Hemifacial Spasm

Nonoperative treatment options for hemifacial spasm (HFS) include anticonvulsants and serial botulinum toxin injections, and operative treatment options include microvascular decompression (MVD). Unfortunately, anticonvulsants (e.g. carbamazepine, gabapentin, etc.) are ineffective in the treatment of HFS. Serial botulinum toxin injections are tolerated well by some more than others, but essentially, botulinum toxin injections exchange weakness for cessation of spasms of the treated facial musculature. MVD of the facial nerve addresses the presumed cause of HFS, vascular compression of the facial nerve, and is effective and durable. MVD, however, is associated with risks (e.g., cerebellar hematoma, cranial nerve injury, stroke, and death), albeit infrequent, not associated with serial botulinum toxin injections for HFS. Some practitioners argue that the benefits of MVD for HFS do not outweigh the risks.

In our center, we perform MVD of the facial nerve as the first-line procedure for HFS in patients able to undergo MVD regardless of age or prior history of failed MVD because a well executed MVD of the facial nerve provides the highest likelihood of success (i.e. spasm-free), the best quality of life (i.e. symmetric and normal facial function), and the lowest long-term recurrence rate of hemifacial spasms.  Many of our patients have undergone an unsuccessful MVD elsewhere in the past. Evaluation of the risk/benefit ratio for each patient before operation, however, is essential in optimizing care.  With this in mind, this article is dedicated to the preoperative evaluation of the patient with HFS including appropriate supplemental testing in anticipation of MVD.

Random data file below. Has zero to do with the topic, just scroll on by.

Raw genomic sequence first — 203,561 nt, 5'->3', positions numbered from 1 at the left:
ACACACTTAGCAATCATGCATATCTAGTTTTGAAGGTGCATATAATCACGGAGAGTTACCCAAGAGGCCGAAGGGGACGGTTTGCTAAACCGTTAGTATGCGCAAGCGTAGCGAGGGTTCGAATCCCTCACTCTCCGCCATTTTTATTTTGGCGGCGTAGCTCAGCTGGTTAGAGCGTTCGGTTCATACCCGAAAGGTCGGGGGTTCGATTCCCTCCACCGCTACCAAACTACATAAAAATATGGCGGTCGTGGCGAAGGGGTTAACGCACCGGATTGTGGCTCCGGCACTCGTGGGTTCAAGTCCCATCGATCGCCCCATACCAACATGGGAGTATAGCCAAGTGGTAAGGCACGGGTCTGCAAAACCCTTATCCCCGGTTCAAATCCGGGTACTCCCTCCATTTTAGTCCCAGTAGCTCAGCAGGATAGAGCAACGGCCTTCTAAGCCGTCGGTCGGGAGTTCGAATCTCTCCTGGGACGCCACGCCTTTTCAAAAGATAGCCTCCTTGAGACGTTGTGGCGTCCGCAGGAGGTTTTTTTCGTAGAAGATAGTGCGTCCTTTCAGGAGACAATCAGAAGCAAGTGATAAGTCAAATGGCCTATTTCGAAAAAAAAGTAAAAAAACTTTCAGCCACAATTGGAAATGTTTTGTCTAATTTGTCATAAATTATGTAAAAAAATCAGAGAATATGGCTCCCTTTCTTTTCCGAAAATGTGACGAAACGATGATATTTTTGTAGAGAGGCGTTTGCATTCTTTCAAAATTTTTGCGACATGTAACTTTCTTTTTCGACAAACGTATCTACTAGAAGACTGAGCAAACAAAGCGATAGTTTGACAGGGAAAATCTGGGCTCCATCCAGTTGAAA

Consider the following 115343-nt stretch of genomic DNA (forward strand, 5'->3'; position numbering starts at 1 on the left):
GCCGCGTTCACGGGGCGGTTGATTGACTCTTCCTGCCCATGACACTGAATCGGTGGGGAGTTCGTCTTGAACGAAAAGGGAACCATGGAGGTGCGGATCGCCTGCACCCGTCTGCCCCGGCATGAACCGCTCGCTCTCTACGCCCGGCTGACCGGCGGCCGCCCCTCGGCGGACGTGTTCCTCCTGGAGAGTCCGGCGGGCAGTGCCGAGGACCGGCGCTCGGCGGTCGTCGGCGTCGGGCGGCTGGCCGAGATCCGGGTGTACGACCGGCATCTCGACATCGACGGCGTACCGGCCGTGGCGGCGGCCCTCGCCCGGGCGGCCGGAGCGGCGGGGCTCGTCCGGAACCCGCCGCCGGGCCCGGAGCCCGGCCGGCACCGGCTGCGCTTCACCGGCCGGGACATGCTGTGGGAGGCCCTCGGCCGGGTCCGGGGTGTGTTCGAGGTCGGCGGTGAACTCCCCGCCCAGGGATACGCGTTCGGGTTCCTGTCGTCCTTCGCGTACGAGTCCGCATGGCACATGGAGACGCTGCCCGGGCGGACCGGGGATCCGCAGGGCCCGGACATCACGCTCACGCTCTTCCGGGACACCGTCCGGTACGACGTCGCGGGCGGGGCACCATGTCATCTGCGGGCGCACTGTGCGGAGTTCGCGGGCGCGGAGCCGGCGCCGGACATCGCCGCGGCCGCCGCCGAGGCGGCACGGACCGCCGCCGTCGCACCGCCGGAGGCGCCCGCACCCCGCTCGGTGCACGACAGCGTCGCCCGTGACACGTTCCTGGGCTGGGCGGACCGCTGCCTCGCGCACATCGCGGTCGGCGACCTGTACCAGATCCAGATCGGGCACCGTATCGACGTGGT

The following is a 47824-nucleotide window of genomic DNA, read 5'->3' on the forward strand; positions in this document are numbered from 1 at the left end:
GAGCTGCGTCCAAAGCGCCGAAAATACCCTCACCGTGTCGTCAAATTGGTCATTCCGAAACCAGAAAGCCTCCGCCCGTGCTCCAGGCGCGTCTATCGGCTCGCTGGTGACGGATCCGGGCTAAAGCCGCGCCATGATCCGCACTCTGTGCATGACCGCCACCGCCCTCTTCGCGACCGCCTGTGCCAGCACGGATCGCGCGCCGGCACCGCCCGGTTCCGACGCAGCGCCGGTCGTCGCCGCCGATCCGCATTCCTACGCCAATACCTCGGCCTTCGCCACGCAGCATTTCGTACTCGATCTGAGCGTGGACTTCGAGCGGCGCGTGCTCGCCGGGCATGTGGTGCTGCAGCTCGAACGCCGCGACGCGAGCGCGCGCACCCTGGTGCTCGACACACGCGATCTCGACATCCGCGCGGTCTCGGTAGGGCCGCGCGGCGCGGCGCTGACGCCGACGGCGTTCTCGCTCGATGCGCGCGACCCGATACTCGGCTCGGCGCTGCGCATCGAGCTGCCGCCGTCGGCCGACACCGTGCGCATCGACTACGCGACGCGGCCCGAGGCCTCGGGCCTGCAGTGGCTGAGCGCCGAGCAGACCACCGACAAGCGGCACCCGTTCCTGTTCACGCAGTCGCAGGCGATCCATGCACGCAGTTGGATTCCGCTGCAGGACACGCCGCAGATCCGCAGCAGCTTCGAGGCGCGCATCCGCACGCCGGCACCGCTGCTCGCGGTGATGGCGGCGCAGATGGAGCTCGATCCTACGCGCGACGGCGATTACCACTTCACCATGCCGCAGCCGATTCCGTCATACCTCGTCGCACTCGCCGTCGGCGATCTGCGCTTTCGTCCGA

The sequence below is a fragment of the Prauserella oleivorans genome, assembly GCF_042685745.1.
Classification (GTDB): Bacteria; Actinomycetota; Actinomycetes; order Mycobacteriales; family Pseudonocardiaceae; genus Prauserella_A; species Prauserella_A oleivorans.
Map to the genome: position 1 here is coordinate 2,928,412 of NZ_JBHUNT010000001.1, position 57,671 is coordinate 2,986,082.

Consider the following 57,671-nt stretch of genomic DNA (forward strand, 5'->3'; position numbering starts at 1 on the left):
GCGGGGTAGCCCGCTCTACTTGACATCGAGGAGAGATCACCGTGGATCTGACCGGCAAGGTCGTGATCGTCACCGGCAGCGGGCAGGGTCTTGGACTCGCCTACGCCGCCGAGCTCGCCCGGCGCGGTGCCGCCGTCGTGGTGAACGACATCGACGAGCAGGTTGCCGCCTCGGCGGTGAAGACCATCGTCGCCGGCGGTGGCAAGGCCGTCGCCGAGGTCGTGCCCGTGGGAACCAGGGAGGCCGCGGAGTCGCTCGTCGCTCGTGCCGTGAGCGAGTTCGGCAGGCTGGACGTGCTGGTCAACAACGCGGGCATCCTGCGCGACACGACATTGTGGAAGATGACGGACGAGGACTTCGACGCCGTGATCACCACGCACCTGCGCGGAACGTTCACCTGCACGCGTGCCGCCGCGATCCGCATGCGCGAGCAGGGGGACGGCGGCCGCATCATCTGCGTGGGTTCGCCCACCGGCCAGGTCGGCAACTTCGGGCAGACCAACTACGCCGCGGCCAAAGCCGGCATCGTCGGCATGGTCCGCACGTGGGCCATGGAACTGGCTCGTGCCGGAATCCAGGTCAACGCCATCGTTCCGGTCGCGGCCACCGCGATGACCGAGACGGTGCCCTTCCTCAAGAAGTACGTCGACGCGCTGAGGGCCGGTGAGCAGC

Step 1: Confirm the diagnosis of HFS

HFS is prevalent in 9.8 per 100,000 persons which means that approximately 30,000 Americans are affected by HFS at the present time. The diagnosis of HFS is based on the clinical history and neurological examination. HFS, a syndrome of unilateral facial nerve hyperactive dysfunction, is a severe and disabling condition that causes impairments in the quality of life. In most cases of hemifacial spasm, spasms begin insidiously in the orbicularis oculi muscle (i.e. the muscle about the eye) and spread over time to the muscles of the face with variable involvement of the frontalis (i.e. muscle of the forehead) and platysma (i.e. muscle of the neck) muscles. Ultimately, the patient may develop prolonged contractions of all the involved muscles causing severe, disfiguring grimacing with partial closure of the eye and drawing up of the corner of the mouth, the so-called “tonus phenomen.” Some patients will report worsening of spasms with fatigue, situations of anxiety, and changes in position of the head (e.g. head to one side or the other on the pillow at night). Patients also frequently complain of new “noises” in the ear and a feeling of “fatigue” of the face of the affected side of the head as the day progresses. 

Step 2. Rule out other disorders, which can be confused for HFS with an EMG